DES MOINES, iowa — Update 10:45 p.m. Gov. Steve Bullock took the stage at 11:12 p.m. Central time. He was mistakenly introduced as New Jersey Sen. Corey Booker, but someone grabbed the live mic and introduced him.
Bullock thanked the crowd for staying for the "keynote speaker" and said he's made 89 stops in Iowa.
“I may be the underdog in this race. being a Democrat in Montana I know what it’s like to be an underdog," he said.
Bullock then took after President Trump several times, saying he needs the boot. He spoke for about 10 to 15 minutes.
Last up: @stevebullock takes stage @ 11:11p to largely empty arena with his supporters repping w/ “give Trump the boot” shirts, boot signs, & homemade letter cutouts lit up reading “Bullock 2020” & “Give Trump The Boot.” He joked & thanked ppl for saying for “keynote”speech #LJ19 pic.twitter.com/hcCrVfXvM8— Noah Gray (@NoahGrayCNN) November 2, 2019
More than a dozen Democratic presidential candidates, including Montana Gov. Steve Bullock, are in Des Moines, Iowa, Thursday night for key campaign event.
The Liberty and Justice Fundraiser offers the biggest launching pad for Democratic presidential candidates hoping to electrify their campaigns in the run up to the Feb. 3 Iowa caucus.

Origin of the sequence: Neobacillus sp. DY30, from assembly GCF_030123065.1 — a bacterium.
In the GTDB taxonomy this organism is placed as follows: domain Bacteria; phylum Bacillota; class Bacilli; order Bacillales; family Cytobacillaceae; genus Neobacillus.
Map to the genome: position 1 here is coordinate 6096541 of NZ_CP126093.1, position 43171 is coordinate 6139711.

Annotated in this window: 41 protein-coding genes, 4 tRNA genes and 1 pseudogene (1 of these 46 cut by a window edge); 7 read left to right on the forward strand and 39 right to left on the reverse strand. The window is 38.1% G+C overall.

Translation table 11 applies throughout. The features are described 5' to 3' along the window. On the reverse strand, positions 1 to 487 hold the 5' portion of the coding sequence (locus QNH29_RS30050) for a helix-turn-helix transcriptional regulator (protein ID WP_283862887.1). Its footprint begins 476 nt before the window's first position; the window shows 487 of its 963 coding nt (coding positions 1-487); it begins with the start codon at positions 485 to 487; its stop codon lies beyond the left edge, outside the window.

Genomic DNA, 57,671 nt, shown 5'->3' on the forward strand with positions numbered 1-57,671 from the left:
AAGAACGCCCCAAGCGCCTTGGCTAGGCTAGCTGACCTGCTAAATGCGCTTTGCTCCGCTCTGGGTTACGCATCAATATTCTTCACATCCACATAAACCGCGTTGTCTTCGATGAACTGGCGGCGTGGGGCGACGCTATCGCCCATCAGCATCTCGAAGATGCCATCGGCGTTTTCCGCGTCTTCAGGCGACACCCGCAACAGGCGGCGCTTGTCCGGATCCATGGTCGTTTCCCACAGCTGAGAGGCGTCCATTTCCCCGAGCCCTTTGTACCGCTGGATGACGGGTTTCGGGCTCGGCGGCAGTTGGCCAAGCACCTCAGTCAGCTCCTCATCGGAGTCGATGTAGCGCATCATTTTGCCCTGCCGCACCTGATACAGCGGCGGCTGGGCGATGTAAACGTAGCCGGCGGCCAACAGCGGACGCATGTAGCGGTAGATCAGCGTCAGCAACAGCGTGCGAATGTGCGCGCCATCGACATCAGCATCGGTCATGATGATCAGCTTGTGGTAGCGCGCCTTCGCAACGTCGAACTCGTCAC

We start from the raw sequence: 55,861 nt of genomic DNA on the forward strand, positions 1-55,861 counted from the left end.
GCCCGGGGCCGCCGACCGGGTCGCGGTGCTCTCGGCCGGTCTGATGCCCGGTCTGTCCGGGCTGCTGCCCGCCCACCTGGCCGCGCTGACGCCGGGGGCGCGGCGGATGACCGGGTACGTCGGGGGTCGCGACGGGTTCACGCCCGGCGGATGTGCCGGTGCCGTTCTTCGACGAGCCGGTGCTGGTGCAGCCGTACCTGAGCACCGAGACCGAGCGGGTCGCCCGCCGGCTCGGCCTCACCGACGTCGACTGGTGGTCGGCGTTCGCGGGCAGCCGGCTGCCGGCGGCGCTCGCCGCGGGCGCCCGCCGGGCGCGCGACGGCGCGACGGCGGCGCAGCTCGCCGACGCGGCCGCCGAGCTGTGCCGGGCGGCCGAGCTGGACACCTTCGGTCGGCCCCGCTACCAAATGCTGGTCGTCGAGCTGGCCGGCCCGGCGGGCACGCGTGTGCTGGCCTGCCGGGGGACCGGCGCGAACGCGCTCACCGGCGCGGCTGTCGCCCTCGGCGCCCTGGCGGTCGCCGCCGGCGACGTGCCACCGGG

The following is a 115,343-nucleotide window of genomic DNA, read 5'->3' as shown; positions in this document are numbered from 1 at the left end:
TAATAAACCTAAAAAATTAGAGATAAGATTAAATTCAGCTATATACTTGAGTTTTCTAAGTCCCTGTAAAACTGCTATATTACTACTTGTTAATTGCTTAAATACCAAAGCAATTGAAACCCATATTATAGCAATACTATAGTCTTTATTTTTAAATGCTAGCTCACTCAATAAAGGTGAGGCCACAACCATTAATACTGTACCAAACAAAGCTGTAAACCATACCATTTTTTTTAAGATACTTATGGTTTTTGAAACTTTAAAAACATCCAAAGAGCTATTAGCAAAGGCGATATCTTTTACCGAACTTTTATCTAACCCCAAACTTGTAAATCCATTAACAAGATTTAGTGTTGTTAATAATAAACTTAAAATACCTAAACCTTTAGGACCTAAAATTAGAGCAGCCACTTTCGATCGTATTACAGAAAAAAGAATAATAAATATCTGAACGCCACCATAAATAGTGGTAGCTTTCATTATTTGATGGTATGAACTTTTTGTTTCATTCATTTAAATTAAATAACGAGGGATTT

With three months to go, the time for a breakout moment is dwindling, and campaigns are looking for a boost at Iowa's signature fundraiser.
Leading up to the event, the campaigns hosted block parties and flew in celebrity endorsers to impress potential donors and voters.
The event is at the Wells Fargo Arena in Des Moines, where the leading Democrats will try to wow an estimated crowd of 13,000 people - hoping to create the kind of moment that helped propel Barack Obama to the White House..
Obama’s impassioned speech at the 2007 event was considered to be the turning point in his campaign.
Strategists know all too well, what's at stake.
"If they don't do well here, and by doing well, if they aren't in the top 2 or 3, it's over for them," Matt Paul, the Iowa state director of Hillary Clinton's 2016 campaign, told CBS News.
Bullock's campaign was holding a "Grassroots Summit" Friday, designed to connect with and train Bullock supporters to organize in their communities.
Before the gathering started, Bullock also hostied a pre-event rally that features his familiar theme, calling on Iowans to caucus for a candidate who can actually beat President Donald Trump.
Thirteen candidates will take the stage, with Mayor Pete Buttigieg up first, followed by Vice President Joe Biden.
Bullock will the last candidate to take the stage. That order was decided by a random drawing held two weeks ago.
So is having the last word tonight an advantage for Bullock ?
Bullock's campaign describes his speech as the "keynote address of this event," although that might be a stretch.
One expected candidate who will be a no-show: Texas Congressman Beto O'Rourke, who pulled the plug on his presidential bid earlier Friday.
O'Rourke announced his decision on his website late Friday afternoon, saying his service to the country "will not be as a candidate or as the nominee".